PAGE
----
Teachers in most countries of Eastern Central Europe earn a tiny fraction of the salaries of British teachers, yet the cost of living is not so different. Despite this, and the lower regard society has for its teachers, the great majority continue to show a professionalism which is to be admired.
The lack of professional support to enable them to take advantages of the new and effective ideas in teaching is very limited and whilst we may complain about the lack of finance in our schools in the UK, it bears no comparison to most schools in EC Europe.
Many teachers want to improve themselves professionally and to help their students more and one of SOL’s primary objectives is to give teachers of English there opportunities they have not been able to access.
We work closely with the associations of teachers of English in all those countries and have been running professional workshops in many local schools for teachers from that town or district. This way we can get to places where accessing the ‘real’ English language is almost impossible, at least on an interactive level.
Most teachers of English themselves lack the confidence to use English freely in conversations whether with their own students or other adults, but we know the way to break this barrier for sure is to offer them a chance to come to England!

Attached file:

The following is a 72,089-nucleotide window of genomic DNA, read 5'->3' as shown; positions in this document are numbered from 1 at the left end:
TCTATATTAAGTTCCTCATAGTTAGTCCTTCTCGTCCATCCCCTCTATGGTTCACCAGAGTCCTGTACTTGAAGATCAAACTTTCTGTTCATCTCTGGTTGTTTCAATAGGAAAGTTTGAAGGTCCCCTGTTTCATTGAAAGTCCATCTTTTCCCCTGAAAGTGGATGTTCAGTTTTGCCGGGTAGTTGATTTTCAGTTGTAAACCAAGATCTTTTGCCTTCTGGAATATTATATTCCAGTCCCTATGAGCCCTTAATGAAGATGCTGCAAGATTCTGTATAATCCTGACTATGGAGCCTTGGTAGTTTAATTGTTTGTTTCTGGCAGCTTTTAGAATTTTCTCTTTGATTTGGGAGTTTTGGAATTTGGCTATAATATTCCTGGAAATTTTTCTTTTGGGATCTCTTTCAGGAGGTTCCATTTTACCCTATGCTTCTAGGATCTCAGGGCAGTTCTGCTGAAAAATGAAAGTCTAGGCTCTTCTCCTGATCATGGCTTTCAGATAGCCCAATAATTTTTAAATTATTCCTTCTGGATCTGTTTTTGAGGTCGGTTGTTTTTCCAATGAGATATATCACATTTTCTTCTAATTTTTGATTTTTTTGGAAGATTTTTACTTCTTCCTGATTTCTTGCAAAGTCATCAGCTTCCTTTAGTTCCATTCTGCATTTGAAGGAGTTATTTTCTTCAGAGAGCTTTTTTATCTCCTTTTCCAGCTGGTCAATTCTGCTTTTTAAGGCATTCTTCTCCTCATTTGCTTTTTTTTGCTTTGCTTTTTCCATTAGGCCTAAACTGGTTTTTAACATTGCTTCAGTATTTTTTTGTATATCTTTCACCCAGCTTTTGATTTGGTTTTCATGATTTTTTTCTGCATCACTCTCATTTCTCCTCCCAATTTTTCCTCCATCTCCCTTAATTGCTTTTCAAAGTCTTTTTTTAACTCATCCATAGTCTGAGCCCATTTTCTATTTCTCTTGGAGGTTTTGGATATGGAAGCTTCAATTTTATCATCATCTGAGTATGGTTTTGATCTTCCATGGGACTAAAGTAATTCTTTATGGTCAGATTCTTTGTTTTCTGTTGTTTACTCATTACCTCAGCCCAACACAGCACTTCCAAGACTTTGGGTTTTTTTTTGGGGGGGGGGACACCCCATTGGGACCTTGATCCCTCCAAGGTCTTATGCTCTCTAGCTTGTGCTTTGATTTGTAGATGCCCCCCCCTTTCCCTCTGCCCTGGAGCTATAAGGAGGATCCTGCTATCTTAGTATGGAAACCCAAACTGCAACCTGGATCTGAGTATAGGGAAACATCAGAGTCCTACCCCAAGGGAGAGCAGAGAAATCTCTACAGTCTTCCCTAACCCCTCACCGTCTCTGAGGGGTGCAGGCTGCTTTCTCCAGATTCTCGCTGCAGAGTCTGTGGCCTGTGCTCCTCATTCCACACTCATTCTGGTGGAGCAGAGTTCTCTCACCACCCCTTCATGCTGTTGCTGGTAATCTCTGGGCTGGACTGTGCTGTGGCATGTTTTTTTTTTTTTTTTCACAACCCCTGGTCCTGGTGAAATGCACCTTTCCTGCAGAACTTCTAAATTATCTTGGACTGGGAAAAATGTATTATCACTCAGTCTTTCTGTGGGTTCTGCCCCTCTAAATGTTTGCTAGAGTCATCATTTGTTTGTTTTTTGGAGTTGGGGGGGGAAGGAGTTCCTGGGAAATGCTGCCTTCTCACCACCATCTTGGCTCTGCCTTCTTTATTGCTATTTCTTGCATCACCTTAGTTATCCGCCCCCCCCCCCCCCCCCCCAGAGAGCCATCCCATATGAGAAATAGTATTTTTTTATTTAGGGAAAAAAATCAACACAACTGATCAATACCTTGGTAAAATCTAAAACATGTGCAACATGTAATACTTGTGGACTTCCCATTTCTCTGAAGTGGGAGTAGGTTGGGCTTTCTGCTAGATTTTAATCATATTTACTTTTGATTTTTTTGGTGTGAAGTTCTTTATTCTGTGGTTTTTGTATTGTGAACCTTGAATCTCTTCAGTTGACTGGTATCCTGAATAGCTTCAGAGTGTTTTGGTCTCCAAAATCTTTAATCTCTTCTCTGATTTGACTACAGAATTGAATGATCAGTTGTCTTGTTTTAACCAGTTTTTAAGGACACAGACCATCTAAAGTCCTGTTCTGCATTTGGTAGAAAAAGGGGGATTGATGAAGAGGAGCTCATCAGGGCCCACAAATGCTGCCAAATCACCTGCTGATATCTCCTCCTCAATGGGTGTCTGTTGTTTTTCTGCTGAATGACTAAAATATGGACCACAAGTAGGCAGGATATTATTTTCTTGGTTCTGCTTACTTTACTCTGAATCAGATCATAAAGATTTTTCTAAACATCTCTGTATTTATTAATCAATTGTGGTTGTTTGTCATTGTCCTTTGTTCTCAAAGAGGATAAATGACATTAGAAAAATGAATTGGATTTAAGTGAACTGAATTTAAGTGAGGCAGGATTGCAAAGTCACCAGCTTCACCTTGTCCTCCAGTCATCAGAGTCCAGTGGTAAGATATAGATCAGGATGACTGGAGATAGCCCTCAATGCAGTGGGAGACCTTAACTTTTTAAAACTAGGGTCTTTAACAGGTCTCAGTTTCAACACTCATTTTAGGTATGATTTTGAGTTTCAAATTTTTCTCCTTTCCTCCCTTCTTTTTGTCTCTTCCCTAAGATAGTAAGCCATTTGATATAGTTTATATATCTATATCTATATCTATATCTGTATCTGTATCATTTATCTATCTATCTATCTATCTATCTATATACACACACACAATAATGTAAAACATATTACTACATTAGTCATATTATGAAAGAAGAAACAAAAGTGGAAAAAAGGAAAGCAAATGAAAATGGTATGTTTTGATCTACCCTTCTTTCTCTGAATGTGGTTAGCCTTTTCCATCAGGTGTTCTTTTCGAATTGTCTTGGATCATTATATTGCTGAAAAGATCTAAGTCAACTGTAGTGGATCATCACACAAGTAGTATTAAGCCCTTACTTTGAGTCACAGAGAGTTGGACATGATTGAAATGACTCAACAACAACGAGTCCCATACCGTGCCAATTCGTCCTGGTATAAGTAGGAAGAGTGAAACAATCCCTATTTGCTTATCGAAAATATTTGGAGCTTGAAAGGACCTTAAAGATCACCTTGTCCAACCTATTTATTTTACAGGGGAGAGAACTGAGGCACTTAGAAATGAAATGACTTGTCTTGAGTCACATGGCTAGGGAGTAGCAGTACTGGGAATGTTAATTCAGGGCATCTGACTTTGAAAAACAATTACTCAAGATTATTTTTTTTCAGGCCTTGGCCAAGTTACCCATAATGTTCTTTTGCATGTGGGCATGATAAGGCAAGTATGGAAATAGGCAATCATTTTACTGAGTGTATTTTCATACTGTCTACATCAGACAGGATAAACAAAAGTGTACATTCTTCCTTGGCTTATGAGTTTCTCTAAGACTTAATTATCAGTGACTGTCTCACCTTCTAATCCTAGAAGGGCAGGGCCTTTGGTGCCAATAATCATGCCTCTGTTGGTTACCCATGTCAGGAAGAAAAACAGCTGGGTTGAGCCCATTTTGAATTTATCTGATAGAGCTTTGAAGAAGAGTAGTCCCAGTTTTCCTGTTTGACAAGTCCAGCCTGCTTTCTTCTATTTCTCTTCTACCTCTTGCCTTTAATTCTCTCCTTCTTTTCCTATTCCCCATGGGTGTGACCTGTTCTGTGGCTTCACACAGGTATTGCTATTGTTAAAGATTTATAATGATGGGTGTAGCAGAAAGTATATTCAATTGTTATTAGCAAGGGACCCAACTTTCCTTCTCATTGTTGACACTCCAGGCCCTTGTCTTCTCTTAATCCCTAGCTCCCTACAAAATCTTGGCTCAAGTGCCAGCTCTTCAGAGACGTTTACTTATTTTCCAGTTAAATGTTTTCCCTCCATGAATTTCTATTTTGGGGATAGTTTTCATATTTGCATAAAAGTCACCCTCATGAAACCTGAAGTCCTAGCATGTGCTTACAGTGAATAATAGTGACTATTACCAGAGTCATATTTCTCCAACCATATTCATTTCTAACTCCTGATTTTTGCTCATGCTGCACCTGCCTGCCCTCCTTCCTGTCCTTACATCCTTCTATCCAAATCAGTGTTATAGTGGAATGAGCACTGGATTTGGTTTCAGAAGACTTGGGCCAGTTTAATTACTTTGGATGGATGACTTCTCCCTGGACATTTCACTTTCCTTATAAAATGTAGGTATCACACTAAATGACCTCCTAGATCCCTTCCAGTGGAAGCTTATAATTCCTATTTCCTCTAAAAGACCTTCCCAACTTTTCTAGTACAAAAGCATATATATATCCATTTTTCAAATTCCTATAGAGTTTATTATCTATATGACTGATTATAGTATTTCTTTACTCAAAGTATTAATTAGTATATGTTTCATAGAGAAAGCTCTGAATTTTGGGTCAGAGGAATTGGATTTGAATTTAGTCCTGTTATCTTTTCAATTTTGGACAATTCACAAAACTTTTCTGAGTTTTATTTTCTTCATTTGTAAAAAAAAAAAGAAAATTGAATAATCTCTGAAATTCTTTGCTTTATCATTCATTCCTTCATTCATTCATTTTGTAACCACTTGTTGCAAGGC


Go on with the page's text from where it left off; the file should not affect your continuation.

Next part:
As well as offering low cost training courses in Devon (and also on the River Danube), over the years SOL has given a chance to some 300 teachers of English to come to our centre in Devon for a free 12 day training course.
These are transforming experiences for them – especially if it their first visit to England. To be able to use the language in real situations, not just in their classroom is invaluable! It gives them a real confidence in using the language as well as making them feel more authentic – they then teach from their own experience of life in England instead of from what they have read about or seen pictures of. Their students gain greatly from this. Very many teachers have described this as a ‘life-changing’ experience for them.
We want to do so much more of this and so are appealing for support to do more than we have been able to manage so far on our own. The key principle is that if you improve a teacher then you are going to improve a lot of students too – and that benefit continues into the future.